Research led by scientists at the University of California, San Diego (UCSD) School of Medicine has identified a target with potential as an effective new therapy for chronic spasticity and rigidity, a painful condition that often results from spinal cord injury.
In work with rats, Martin Marsala, M.D., a professor in the Department of Anesthesiology at the University of California, San Diego (UCSD) School of Medicine, demonstrated that an AMPA receptor antagonist called NGX424 (tezampanel), being developed by TorreyPines Therapeutics, Inc., of La Jolla, California, is highly potent in suppressing spasticity and rigidity. The study will be published in the October 17 issue of the Journal of Neuroscience.
Paraplegia from spinal cord ischemia is a serious complication that occurs in 20 to 40 percent of patients undergoing a surgical process called aortic cross-clamping. When the surgeon works on the aorta to correct a potentially lethal aneurysm, this large vessel carrying all of the blood flow from the heart must be temporarily blocked. If clamping occurs for more than 30 minutes, the procedure can result in the loss of specialized spinal cord neurons called spinal inhibitory neurons. Loss of these neurons can lead to irreversible spasticity and rigidity, or loss of muscle control, in the lower limbs.
“This exaggerated muscle tone, or uncontrolled spasms, is a serious complication of either ischemic or traumatic injury to the spinal cord -- such as injuries resulting from a diving or car accident,” said Marsala. Several other conditions can lead to spasticity/rigidity, including brain trauma, multiple sclerosis, cerebral palsy or Parkinson's disease – all of which lead to increased peripheral muscle tone.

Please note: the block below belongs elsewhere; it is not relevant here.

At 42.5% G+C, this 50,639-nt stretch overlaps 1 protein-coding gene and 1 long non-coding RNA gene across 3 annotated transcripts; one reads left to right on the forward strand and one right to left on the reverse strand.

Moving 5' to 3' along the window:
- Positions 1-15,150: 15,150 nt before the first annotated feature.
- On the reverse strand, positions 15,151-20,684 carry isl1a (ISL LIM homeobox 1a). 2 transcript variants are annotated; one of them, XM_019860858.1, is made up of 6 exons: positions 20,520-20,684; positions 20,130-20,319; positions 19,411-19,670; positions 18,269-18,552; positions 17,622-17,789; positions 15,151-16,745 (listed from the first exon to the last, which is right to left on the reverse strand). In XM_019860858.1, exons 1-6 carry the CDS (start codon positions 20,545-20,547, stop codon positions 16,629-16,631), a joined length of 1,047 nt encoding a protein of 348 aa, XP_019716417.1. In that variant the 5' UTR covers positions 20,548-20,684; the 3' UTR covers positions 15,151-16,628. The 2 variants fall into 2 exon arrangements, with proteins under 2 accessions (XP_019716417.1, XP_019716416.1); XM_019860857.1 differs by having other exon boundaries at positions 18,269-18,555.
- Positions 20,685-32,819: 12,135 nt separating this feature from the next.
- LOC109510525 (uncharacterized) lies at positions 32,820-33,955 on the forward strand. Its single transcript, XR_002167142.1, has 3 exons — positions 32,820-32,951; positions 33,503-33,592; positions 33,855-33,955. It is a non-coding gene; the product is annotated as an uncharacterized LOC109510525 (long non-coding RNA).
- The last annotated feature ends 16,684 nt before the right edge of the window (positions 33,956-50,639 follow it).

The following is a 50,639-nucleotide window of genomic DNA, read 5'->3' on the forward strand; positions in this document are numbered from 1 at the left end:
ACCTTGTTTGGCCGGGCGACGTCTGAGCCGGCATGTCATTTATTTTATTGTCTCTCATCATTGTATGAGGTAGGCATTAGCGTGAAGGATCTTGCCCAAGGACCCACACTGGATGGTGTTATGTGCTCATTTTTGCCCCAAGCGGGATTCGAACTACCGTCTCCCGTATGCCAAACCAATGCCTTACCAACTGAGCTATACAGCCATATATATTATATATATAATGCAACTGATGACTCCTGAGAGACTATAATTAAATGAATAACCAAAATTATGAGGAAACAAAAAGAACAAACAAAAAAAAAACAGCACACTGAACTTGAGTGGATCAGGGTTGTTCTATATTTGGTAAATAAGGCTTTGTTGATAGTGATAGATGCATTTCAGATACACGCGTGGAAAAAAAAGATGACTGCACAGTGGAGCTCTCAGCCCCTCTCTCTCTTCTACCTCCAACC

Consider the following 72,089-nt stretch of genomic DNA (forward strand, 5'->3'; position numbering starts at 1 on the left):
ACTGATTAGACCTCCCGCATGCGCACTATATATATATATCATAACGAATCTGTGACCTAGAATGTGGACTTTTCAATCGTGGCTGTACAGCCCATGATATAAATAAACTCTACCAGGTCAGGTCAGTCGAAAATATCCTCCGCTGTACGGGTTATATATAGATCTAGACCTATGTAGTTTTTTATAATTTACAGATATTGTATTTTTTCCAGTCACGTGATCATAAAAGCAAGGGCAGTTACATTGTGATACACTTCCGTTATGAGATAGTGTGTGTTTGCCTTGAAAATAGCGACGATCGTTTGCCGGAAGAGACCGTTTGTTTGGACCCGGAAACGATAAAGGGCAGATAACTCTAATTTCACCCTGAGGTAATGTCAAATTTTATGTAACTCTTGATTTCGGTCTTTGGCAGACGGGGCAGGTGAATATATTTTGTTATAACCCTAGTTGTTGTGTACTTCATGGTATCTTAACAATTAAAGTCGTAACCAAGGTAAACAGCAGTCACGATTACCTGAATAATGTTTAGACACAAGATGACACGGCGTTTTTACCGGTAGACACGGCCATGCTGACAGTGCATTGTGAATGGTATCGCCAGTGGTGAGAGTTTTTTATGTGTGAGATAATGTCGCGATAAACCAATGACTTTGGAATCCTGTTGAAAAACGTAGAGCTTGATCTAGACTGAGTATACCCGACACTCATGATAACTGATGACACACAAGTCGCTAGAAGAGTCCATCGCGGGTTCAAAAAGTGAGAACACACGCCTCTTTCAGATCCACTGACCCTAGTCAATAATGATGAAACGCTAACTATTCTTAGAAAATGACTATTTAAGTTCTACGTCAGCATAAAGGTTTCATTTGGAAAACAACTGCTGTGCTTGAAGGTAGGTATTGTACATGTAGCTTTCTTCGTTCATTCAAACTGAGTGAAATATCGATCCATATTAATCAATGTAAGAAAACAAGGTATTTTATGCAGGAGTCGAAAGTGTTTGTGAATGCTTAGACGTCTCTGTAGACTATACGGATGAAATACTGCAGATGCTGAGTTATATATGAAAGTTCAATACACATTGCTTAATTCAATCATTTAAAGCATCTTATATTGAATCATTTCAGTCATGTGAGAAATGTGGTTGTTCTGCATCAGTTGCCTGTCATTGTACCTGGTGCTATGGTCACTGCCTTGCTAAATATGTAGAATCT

The most effective treatment for the spastic muscle condition – which results in pain and tremendous spasms, even in those patients who have partial motor recovery – has been a drug called Baclofen, a GABA-B receptor agonist that is delivered either systemically or spinally to patients. However, according to Marsala, patients taking this drug often develop tolerance and need increased dosage to achieve the same effect.
“A new therapy to control spasticity is very important,” said lead author Michael P. Hefferan, Ph.D., of UCSD's Department of Anesthesiology. “This AMPA receptor blockade offers a novel means of reducing the spasticity and rigidity in muscles because it works through a totally different receptor system than current drugs being used.”
Spinal spasticity is the result of increased spinal neuronal excitability. The NGX424 compound – which is delivered via intrathecal catheters that inject the drug into the fluid surrounding the spinal cord – suppresses the AMPA-mediated neuronal excitation, relieving otherwise increased muscle tone.
The authors also demonstrated that intrathecal delivery of GluR1 antisense (a treatment that blocks expression of one of the subunits in the AMPA receptor complex) provides a similar antispasticity effect. This further demonstrates a role for AMPA receptors in spasticity and rigidity, and indicates that blockade of this subunit by NGX424 likely plays a key role in the observed antispasticity effect.
Marsala added that additional large animal safety testing will be required before the researchers can consider clinical trials in humans. However, the rat data from this study indicates no toxicity using infused NGX424. Subcutaneous delivery of the drug is currently being evaluated for treating migraines.